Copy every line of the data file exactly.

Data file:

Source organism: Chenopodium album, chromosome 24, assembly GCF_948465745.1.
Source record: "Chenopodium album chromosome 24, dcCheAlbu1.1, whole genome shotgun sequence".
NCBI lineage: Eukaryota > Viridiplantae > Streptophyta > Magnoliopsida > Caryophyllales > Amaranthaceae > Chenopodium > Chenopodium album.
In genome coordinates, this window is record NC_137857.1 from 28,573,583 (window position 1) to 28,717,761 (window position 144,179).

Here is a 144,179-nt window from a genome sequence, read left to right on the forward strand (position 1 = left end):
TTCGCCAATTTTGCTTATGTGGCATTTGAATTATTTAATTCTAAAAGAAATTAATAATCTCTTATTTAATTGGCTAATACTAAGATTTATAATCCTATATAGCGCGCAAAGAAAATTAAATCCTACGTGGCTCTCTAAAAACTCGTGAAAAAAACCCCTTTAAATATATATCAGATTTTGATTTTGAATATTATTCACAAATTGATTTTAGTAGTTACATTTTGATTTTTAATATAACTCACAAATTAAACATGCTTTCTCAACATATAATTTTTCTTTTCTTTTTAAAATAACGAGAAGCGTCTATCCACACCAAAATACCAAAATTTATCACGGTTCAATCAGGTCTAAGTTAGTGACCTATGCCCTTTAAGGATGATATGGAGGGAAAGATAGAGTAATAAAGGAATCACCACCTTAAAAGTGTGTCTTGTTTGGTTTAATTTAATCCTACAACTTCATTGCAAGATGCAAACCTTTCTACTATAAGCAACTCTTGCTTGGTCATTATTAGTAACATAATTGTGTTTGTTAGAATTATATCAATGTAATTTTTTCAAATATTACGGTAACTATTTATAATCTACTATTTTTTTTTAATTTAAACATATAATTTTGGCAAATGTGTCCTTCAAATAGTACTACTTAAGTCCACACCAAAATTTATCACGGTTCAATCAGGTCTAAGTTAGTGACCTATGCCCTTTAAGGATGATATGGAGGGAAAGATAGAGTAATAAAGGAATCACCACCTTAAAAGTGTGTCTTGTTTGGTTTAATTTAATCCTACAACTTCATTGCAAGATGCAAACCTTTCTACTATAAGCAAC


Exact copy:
Source organism: Chenopodium album, chromosome 24, assembly GCF_948465745.1.
Source record: "Chenopodium album chromosome 24, dcCheAlbu1.1, whole genome shotgun sequence".
NCBI lineage: Eukaryota > Viridiplantae > Streptophyta > Magnoliopsida > Caryophyllales > Amaranthaceae > Chenopodium > Chenopodium album.
In genome coordinates, this window is record NC_137857.1 from 28,573,583 (window position 1) to 28,717,761 (window position 144,179).

Here is a 144,179-nt window from a genome sequence, read left to right on the forward strand (position 1 = left end):
TTCGCCAATTTTGCTTATGTGGCATTTGAATTATTTAATTCTAAAAGAAATTAATAATCTCTTATTTAATTGGCTAATACTAAGATTTATAATCCTATATAGCGCGCAAAGAAAATTAAATCCTACGTGGCTCTCTAAAAACTCGTGAAAAAAACCCCTTTAAATATATATCAGATTTTGATTTTGAATATTATTCACAAATTGATTTTAGTAGTTACATTTTGATTTTTAATATAACTCACAAATTAAACATGCTTTCTCAACATATAATTTTTCTTTTCTTTTTAAAATAACGAGAAGCGTCTATCCACACCAAAATACCAAAATTTATCACGGTTCAATCAGGTCTAAGTTAGTGACCTATGCCCTTTAAGGATGATATGGAGGGAAAGATAGAGTAATAAAGGAATCACCACCTTAAAAGTGTGTCTTGTTTGGTTTAATTTAATCCTACAACTTCATTGCAAGATGCAAACCTTTCTACTATAAGCAACTCTTGCTTGGTCATTATTAGTAACATAATTGTGTTTGTTAGAATTATATCAATGTAATTTTTTCAAATATTACGGTAACTATTTATAATCTACTATTTTTTTTTAATTTAAACATATAATTTTGGCAAATGTGTCCTTCAAATAGTACTACTTAAGTCCACACCAAAATTTATCACGGTTCAATCAGGTCTAAGTTAGTGACCTATGCCCTTTAAGGATGATATGGAGGGAAAGATAGAGTAATAAAGGAATCACCACCTTAAAAGTGTGTCTTGTTTGGTTTAATTTAATCCTACAACTTCATTGCAAGATGCAAACCTTTCTACTATAAGCAAC